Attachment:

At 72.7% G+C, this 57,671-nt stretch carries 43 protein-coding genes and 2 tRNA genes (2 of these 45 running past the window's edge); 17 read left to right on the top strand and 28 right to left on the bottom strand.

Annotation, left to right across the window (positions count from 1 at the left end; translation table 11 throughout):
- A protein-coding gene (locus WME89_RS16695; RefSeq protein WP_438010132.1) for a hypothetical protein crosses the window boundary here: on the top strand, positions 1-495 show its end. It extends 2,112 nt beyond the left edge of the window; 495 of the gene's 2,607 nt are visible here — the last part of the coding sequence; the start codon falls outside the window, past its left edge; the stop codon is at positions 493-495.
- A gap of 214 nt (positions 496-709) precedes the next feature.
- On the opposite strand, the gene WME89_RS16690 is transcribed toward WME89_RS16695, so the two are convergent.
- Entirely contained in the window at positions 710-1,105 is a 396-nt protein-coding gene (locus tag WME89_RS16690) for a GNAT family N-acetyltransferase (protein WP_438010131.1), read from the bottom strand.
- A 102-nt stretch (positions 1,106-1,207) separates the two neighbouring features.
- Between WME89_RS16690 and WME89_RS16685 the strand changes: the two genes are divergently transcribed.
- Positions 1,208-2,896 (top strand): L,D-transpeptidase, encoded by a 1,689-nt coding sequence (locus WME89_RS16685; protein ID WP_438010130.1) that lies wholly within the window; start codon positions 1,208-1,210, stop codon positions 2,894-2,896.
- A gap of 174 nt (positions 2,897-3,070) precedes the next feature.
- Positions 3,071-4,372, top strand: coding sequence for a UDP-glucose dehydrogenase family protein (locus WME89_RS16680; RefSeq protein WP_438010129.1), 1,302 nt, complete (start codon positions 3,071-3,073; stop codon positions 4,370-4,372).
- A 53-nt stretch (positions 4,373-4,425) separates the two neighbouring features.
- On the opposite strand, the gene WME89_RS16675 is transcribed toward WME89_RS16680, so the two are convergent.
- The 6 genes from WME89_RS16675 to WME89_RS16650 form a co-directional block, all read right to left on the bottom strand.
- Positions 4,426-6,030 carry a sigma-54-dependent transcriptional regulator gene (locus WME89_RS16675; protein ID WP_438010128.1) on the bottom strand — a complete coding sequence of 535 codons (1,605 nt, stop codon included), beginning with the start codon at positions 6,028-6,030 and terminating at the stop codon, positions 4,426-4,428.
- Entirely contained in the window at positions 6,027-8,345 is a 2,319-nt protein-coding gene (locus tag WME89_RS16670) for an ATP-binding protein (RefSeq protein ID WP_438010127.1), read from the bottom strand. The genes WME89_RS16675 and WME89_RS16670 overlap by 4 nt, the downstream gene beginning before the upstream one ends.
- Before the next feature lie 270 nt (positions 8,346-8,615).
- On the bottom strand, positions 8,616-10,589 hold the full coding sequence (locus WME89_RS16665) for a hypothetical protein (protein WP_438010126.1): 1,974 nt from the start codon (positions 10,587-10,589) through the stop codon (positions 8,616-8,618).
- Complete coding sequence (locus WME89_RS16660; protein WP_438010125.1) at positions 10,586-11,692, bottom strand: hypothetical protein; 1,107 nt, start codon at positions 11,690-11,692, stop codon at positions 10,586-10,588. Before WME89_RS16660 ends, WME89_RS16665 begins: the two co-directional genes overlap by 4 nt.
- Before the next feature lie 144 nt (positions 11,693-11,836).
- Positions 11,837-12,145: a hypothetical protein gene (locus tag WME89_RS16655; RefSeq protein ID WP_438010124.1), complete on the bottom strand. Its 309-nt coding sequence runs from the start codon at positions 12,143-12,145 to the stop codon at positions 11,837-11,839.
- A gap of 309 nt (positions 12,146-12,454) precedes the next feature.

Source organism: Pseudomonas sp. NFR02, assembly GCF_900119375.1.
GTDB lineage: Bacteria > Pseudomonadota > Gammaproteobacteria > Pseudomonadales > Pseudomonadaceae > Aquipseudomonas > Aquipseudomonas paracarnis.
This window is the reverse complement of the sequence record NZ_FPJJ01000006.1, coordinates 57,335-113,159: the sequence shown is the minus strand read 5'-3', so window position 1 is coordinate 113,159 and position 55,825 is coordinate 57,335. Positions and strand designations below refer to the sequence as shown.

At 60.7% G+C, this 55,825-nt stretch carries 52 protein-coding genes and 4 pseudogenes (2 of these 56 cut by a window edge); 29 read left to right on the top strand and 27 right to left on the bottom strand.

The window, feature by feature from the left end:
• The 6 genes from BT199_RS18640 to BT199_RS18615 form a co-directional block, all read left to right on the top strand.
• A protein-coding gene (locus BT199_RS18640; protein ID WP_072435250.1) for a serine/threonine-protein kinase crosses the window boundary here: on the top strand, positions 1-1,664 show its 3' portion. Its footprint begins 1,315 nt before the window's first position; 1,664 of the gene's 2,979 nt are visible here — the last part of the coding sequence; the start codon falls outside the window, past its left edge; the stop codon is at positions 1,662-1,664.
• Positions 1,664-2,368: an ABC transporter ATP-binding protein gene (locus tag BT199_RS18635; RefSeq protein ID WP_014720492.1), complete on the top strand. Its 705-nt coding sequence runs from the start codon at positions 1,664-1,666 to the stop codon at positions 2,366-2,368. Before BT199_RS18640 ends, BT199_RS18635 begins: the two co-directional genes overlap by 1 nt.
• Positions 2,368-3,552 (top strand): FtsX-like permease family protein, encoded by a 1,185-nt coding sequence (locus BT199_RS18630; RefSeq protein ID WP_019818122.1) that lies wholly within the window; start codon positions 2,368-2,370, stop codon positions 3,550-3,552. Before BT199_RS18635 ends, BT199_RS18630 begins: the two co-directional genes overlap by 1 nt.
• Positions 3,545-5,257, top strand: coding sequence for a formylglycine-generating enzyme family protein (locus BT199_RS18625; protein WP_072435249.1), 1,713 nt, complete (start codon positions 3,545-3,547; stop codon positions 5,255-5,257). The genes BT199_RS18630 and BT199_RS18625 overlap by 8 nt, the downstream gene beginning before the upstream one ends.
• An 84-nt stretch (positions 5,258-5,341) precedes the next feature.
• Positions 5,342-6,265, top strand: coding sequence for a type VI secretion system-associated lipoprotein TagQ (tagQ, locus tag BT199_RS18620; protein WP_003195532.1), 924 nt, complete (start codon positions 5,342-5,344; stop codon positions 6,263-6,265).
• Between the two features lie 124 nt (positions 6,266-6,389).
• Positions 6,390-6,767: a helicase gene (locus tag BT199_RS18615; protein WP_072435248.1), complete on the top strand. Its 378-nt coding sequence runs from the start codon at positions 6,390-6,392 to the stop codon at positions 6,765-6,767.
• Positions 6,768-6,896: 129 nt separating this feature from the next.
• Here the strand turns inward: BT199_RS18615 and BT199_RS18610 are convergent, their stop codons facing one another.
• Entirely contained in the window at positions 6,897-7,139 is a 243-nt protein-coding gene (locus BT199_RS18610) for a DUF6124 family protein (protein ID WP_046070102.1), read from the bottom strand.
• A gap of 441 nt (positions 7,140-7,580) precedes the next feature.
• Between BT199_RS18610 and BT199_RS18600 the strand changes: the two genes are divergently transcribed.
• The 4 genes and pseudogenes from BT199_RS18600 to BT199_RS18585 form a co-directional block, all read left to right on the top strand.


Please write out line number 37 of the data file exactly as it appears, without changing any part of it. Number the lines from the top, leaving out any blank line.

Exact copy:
• Positions 6,768-6,896: 129 nt separating this feature from the next.